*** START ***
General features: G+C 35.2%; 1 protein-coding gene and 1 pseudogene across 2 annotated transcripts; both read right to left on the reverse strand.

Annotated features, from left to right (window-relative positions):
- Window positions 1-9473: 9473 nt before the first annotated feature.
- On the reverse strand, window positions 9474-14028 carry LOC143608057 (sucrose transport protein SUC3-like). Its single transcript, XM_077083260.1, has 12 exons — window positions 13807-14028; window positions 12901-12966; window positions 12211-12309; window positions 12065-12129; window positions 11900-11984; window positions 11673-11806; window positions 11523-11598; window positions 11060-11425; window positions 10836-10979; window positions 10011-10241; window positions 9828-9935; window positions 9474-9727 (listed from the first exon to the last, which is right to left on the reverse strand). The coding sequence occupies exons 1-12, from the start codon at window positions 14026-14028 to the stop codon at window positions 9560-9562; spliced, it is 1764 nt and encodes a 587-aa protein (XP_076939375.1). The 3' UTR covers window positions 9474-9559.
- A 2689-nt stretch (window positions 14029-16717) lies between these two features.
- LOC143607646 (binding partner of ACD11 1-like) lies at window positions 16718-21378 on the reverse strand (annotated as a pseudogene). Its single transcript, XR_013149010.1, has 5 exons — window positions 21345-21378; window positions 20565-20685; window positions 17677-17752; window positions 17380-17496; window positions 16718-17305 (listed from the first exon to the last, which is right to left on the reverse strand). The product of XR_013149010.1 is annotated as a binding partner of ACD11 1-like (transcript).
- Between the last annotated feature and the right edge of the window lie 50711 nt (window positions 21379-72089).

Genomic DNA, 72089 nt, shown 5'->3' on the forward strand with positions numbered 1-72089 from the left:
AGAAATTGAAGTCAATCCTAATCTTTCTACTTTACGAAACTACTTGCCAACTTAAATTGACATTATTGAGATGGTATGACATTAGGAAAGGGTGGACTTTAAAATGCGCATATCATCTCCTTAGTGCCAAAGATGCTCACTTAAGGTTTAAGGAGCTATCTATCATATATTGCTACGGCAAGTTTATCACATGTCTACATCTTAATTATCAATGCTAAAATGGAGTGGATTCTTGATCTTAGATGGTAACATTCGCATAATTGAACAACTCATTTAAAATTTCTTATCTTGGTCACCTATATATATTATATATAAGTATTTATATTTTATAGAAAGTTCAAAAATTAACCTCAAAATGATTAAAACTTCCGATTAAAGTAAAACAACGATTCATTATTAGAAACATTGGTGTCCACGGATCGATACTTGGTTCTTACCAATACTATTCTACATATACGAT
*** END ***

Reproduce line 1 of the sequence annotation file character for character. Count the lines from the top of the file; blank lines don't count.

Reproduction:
General features: G+C 35.2%; 1 protein-coding gene and 1 pseudogene across 2 annotated transcripts; both read right to left on the reverse strand.